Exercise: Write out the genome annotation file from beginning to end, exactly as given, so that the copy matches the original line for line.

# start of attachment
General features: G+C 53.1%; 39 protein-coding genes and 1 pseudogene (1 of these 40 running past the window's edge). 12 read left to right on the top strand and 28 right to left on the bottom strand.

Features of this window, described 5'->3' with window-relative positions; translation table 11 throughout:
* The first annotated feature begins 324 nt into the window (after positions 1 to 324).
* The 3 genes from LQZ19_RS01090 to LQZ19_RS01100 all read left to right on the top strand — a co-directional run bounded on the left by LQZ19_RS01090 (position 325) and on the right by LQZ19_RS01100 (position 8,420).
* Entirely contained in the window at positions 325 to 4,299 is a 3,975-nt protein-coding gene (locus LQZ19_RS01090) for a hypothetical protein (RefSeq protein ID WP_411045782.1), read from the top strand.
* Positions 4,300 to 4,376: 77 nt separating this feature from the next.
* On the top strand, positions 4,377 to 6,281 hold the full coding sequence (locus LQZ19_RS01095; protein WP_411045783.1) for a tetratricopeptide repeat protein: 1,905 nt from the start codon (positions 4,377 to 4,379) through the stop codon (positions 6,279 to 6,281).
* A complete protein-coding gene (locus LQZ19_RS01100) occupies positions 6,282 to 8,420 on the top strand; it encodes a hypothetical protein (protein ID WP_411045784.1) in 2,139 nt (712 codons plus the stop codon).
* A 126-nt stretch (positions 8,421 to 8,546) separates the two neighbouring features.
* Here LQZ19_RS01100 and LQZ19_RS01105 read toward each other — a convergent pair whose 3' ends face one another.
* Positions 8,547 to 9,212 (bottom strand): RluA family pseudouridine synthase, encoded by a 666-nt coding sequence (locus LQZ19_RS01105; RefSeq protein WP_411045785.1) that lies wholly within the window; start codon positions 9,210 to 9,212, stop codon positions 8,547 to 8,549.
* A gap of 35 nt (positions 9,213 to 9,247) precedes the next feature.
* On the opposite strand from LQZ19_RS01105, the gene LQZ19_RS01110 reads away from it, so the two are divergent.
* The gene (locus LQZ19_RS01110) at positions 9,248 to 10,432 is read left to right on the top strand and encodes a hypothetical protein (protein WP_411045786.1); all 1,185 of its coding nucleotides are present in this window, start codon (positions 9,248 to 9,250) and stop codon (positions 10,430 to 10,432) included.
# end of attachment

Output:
General features: G+C 53.1%; 39 protein-coding genes and 1 pseudogene (1 of these 40 running past the window's edge). 12 read left to right on the top strand and 28 right to left on the bottom strand.

Features of this window, described 5'->3' with window-relative positions; translation table 11 throughout:
* The first annotated feature begins 324 nt into the window (after positions 1 to 324).
* The 3 genes from LQZ19_RS01090 to LQZ19_RS01100 all read left to right on the top strand — a co-directional run bounded on the left by LQZ19_RS01090 (position 325) and on the right by LQZ19_RS01100 (position 8,420).
* Entirely contained in the window at positions 325 to 4,299 is a 3,975-nt protein-coding gene (locus LQZ19_RS01090) for a hypothetical protein (RefSeq protein ID WP_411045782.1), read from the top strand.
* Positions 4,300 to 4,376: 77 nt separating this feature from the next.
* On the top strand, positions 4,377 to 6,281 hold the full coding sequence (locus LQZ19_RS01095; protein WP_411045783.1) for a tetratricopeptide repeat protein: 1,905 nt from the start codon (positions 4,377 to 4,379) through the stop codon (positions 6,279 to 6,281).
* A complete protein-coding gene (locus LQZ19_RS01100) occupies positions 6,282 to 8,420 on the top strand; it encodes a hypothetical protein (protein ID WP_411045784.1) in 2,139 nt (712 codons plus the stop codon).
* A 126-nt stretch (positions 8,421 to 8,546) separates the two neighbouring features.
* Here LQZ19_RS01100 and LQZ19_RS01105 read toward each other — a convergent pair whose 3' ends face one another.
* Positions 8,547 to 9,212 (bottom strand): RluA family pseudouridine synthase, encoded by a 666-nt coding sequence (locus LQZ19_RS01105; RefSeq protein WP_411045785.1) that lies wholly within the window; start codon positions 9,210 to 9,212, stop codon positions 8,547 to 8,549.
* A gap of 35 nt (positions 9,213 to 9,247) precedes the next feature.
* On the opposite strand from LQZ19_RS01105, the gene LQZ19_RS01110 reads away from it, so the two are divergent.
* The gene (locus LQZ19_RS01110) at positions 9,248 to 10,432 is read left to right on the top strand and encodes a hypothetical protein (protein WP_411045786.1); all 1,185 of its coding nucleotides are present in this window, start codon (positions 9,248 to 9,250) and stop codon (positions 10,430 to 10,432) included.